**Euler’s Totient Function** (also called the *phi function*) counts the totatives of n: positive integers less than or equal to *n* that are relatively prime to *n*. In other words, it’s the simple count of how many totatives are in the set {1, 2, 3, …, *n*}.

It is denoted by either φ(n) or Φ(n).

## What are Totatives?

**Totatives** are positive integers smaller than a certain number *n*, but relatively prime to *n*. Two numbers are relatively prime if they one share “1” as a common factor.

Although Leonhard Euler invented the phi function, the word “totative” was coined by James Sylvester in 1879. It’s unclear why he chose that particular word; It’s likely he made it up from the Latin stem word tot, which means “so many” (Joyce, 2006) or perhaps as a combination of “total” and “quotient” (Turner, 2008).

## How to Calculate The Phi Function

A simple (but a little tedious) way to perform the calculation by hand is:

- Write down all of the numbers in the set.
- Delete the numbers that share any common factor greater than 1.

As an example, let’s say the number in the set is n = 30.

Step 1: **Write out the numbers:**

{1, 2, 3, 4, 5, 6, 7, 8, 9, 10, 11, 12, 13, 14, 15, 16, 17, 18, 19, 20, 21, 22, 23, 24, 25, 26, 27, 28, 29, 30}.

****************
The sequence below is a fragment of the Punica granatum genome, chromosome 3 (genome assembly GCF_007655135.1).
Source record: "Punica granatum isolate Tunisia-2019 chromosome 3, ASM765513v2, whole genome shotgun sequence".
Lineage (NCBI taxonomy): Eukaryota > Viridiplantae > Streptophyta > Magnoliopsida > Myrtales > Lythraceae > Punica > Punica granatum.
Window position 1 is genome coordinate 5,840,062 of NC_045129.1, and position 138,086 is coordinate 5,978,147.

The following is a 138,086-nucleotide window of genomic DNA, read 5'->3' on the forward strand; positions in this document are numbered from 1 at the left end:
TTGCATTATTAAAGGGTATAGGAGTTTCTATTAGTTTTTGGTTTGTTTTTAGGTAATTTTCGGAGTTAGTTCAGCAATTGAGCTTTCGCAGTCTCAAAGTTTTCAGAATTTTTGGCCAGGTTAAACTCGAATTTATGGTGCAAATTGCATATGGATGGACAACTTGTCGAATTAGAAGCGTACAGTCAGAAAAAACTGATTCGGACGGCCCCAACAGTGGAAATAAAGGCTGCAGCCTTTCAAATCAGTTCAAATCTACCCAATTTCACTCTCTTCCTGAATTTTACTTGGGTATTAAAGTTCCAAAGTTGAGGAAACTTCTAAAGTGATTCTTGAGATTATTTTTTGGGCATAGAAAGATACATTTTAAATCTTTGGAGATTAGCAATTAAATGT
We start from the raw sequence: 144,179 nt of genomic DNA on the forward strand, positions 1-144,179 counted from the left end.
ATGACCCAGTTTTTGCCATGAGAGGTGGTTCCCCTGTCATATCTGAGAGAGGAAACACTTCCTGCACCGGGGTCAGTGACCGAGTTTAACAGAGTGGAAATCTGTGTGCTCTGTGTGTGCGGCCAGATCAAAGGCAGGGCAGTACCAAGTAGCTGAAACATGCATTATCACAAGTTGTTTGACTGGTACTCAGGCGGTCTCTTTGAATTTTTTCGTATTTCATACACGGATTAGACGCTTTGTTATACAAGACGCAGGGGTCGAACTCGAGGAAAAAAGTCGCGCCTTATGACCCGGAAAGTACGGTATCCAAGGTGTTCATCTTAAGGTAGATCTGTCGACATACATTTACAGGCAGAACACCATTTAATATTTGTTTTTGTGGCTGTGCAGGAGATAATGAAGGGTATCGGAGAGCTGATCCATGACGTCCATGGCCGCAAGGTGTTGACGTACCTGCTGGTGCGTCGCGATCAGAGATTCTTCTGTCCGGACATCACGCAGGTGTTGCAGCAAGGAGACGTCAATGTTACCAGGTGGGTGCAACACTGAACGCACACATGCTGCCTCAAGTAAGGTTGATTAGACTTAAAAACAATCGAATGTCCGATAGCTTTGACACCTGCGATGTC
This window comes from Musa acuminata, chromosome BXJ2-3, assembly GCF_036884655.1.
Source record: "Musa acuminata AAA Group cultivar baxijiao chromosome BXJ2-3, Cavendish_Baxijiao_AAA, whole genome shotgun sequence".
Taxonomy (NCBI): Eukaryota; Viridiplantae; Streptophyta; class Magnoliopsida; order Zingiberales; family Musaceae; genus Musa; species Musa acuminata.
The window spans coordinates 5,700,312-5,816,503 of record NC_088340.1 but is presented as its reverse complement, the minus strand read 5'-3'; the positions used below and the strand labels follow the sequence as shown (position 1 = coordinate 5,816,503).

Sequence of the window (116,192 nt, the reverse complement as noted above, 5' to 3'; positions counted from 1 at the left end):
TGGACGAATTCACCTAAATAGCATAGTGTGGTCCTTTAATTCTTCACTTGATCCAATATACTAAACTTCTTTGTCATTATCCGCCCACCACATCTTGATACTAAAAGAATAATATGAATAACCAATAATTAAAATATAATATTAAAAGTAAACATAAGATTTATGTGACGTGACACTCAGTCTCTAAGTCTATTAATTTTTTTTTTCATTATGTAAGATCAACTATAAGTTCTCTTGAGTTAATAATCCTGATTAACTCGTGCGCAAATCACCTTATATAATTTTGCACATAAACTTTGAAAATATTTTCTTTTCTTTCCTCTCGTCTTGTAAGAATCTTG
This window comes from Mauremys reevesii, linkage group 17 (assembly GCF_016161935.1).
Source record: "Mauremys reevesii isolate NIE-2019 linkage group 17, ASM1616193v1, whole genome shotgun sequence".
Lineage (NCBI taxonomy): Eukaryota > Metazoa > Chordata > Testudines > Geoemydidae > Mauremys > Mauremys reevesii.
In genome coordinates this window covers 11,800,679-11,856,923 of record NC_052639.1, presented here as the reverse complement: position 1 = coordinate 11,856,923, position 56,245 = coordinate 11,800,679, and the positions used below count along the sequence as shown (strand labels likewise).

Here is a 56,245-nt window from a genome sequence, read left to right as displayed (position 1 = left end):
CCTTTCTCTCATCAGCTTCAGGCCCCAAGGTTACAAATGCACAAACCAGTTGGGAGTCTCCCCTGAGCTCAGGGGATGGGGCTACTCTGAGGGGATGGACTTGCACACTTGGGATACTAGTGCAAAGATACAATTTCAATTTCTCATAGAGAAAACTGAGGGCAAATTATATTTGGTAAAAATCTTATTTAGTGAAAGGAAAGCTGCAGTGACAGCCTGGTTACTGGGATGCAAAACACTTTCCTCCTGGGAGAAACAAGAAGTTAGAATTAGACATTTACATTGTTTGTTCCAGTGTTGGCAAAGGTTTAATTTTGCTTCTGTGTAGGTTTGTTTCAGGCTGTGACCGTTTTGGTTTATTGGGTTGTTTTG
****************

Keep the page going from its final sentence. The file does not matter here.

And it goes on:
Step 2: **Delete any numbers with factors greater than 1.** The number 30 has the following factors: 1, 2, 3, 5, 6, 10, 15, 30.

- Starting with “2”, delete any multiples of two from the list, leaving:

{1, 3, 5, 7, 9, 11, 13, 15, 17, 19, 21, 23, 25, 27, 29}. - Next, delete any multiples of three from the list:

{1, 5, 7, 11, 13, 17, 19, 23, 25, 29}. - Then 5:

{1, 7, 11, 13, 17, 19, 23, 29}. - Then 6:

{1, 7, 11, 13, 17, 19, 23, 29}. - Next: 10:

{1, 7, 11, 13, 17, 19, 23, 29}. - Then: 15:

{1, 7, 11, 13, 17, 19, 23, 29}. - Finally: 30:

{1, 7, 11, 13, 17, 19, 23, 29}.

Euler’s totient for n = 30 is the last set (8).

You may notice that for the last few steps, the set remained unchanged. If you know your primes, you can slip a few steps by **only testing primes less than or equal to the square root of n. **The square root of 30 is 5.477, so you only actually need to test the numbers 2, 3, and 5.

## Uses for Euler’s Totient

Euler’s totient function is an **arithmetic function**, which means that it draws from the set of real numbers and maps to the set of complex numbers. They are particularly useful for investigating properties of natural numbers, including primes.

Euler’s totient function has few **real-life uses** (for example, you probably won’t use one in applied science). However, one are where it is used is in public key cryptography.

## References

Joyve, D. (2006). Math 126 Number Theory. Retrieved December 12, 2019 from: https://mathcs.clarku.edu/~djoyce/ma126/meeting18.pdf

Sylvester, J. (1879). On Certain Ternary Cubic Form Equations, Amer. J. Math. 2 pp 280-285, 357-393

Turner, C. (2008). Euler’s Totient Function and Public Key Cryptography. Retrieved December 12, 2019 from: http://citeseerx.ist.psu.edu/viewdoc/download?doi=10.1.1.574.3949&rep=rep1&type=pdf